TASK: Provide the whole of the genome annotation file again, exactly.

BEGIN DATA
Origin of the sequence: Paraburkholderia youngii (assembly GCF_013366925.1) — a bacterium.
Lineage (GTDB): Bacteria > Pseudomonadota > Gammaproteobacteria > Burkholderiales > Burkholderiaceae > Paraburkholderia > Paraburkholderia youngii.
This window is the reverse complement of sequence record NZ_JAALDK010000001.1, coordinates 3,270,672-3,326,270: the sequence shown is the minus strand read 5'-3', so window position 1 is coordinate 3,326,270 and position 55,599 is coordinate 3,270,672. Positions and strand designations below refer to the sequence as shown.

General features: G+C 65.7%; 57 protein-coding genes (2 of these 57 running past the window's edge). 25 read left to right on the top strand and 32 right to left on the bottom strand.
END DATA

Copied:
Origin of the sequence: Paraburkholderia youngii (assembly GCF_013366925.1) — a bacterium.
Lineage (GTDB): Bacteria > Pseudomonadota > Gammaproteobacteria > Burkholderiales > Burkholderiaceae > Paraburkholderia > Paraburkholderia youngii.
This window is the reverse complement of sequence record NZ_JAALDK010000001.1, coordinates 3,270,672-3,326,270: the sequence shown is the minus strand read 5'-3', so window position 1 is coordinate 3,326,270 and position 55,599 is coordinate 3,270,672. Positions and strand designations below refer to the sequence as shown.

General features: G+C 65.7%; 57 protein-coding genes (2 of these 57 running past the window's edge). 25 read left to right on the top strand and 32 right to left on the bottom strand.